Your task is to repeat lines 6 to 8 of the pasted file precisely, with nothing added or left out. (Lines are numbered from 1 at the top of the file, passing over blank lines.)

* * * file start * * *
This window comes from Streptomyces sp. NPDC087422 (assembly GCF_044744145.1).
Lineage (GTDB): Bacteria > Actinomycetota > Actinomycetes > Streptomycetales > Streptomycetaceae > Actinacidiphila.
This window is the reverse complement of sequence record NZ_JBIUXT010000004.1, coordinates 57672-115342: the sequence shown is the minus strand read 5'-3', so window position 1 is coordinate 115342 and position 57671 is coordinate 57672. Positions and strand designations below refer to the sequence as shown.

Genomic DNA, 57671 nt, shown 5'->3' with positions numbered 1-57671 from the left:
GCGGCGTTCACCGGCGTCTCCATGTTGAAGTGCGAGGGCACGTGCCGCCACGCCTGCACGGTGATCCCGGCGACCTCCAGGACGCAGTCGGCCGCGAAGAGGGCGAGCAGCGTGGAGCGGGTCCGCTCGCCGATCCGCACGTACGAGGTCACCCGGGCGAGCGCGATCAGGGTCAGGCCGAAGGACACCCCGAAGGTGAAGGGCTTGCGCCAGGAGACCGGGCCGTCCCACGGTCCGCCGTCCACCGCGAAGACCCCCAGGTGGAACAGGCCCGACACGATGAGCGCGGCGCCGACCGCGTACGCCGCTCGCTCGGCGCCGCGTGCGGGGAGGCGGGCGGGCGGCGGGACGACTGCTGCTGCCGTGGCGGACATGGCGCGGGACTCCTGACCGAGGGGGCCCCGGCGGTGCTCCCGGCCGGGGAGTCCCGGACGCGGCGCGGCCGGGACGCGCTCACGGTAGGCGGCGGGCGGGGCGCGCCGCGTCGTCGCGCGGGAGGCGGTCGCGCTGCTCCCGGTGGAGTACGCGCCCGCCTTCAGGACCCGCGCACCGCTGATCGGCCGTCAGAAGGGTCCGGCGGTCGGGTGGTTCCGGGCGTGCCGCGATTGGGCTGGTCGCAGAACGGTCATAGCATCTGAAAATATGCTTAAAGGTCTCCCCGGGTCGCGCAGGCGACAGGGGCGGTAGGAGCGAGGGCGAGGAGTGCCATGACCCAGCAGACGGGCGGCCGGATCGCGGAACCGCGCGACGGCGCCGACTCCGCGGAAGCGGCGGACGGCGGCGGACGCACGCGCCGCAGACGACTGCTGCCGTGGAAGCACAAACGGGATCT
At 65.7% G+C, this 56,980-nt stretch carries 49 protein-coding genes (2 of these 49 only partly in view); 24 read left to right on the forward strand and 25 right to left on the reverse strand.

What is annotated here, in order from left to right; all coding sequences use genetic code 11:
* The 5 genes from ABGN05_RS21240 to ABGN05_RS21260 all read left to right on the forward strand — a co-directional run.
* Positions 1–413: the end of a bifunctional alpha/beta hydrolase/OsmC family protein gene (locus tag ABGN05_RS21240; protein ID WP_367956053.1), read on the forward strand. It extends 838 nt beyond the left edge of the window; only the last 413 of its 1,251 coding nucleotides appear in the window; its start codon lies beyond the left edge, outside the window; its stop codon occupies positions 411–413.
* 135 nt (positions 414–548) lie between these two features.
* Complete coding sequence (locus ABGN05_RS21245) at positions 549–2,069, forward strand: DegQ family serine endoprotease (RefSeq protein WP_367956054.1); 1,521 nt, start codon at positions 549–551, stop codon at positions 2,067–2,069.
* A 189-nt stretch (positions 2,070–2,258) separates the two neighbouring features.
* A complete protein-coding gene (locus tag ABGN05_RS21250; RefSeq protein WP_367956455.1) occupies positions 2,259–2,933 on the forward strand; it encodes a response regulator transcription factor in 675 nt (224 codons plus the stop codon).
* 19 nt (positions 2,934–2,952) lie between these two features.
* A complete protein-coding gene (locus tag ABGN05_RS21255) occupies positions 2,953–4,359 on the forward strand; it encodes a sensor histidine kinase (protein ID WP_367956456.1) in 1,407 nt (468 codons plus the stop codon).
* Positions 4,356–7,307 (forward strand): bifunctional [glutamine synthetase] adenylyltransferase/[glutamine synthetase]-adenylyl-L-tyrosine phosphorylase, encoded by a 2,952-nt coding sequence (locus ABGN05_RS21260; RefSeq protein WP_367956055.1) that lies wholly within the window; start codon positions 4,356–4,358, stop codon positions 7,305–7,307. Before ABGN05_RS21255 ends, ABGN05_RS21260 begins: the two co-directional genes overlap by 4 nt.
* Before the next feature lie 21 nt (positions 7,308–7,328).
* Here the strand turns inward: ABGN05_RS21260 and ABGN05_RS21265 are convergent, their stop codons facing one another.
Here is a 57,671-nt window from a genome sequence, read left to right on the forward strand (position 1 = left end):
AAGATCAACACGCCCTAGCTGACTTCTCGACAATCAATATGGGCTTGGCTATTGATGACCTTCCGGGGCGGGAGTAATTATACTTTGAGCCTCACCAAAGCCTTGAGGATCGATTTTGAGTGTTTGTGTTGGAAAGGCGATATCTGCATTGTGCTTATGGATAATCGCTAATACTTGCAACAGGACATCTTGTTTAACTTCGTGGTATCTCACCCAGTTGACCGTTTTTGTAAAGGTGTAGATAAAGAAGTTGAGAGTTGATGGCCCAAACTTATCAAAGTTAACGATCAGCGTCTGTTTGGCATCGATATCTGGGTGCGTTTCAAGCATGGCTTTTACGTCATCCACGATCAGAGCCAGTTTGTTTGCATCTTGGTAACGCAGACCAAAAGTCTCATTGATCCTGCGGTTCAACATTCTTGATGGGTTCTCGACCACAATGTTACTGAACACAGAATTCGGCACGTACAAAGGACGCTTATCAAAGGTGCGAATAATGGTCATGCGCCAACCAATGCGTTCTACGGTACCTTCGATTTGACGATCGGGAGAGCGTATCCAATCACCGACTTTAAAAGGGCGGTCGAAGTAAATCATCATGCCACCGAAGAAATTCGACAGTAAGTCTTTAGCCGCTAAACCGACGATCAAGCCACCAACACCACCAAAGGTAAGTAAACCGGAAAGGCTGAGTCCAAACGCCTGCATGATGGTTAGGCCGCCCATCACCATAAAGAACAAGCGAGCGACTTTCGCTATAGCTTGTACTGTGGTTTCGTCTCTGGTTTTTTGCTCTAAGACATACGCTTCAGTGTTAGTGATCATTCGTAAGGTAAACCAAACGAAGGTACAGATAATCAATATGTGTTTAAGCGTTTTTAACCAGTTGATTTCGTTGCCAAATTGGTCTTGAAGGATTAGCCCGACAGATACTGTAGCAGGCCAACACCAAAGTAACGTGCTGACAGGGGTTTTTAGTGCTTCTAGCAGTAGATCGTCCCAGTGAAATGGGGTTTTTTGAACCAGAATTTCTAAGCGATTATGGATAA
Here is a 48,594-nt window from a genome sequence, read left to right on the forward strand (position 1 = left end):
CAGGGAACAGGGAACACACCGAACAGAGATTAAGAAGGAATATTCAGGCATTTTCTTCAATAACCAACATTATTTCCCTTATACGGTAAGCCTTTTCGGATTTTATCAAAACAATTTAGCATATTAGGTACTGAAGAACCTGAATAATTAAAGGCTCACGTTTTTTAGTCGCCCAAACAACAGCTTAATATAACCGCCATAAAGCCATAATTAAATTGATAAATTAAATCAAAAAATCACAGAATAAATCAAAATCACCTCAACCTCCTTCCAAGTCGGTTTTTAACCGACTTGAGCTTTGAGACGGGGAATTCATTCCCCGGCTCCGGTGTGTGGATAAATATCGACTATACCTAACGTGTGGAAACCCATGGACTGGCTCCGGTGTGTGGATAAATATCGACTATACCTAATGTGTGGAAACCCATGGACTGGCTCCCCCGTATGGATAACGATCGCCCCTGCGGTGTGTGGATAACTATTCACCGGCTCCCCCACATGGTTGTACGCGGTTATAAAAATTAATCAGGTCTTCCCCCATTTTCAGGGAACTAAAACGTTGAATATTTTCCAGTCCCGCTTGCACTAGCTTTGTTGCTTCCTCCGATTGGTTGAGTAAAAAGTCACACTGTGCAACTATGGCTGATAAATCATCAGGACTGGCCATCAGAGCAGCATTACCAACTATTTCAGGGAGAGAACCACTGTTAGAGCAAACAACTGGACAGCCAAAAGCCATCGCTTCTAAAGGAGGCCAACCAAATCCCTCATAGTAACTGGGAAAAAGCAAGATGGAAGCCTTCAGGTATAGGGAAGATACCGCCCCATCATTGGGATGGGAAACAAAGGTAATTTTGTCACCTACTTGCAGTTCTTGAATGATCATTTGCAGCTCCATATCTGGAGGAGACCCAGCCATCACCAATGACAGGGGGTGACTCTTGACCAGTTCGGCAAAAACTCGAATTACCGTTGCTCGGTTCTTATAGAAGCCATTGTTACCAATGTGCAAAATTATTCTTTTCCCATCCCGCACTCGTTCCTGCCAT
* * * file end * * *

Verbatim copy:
At 65.7% G+C, this 56,980-nt stretch carries 49 protein-coding genes (2 of these 49 only partly in view); 24 read left to right on the forward strand and 25 right to left on the reverse strand.

What is annotated here, in order from left to right; all coding sequences use genetic code 11:
* The 5 genes from ABGN05_RS21240 to ABGN05_RS21260 all read left to right on the forward strand — a co-directional run.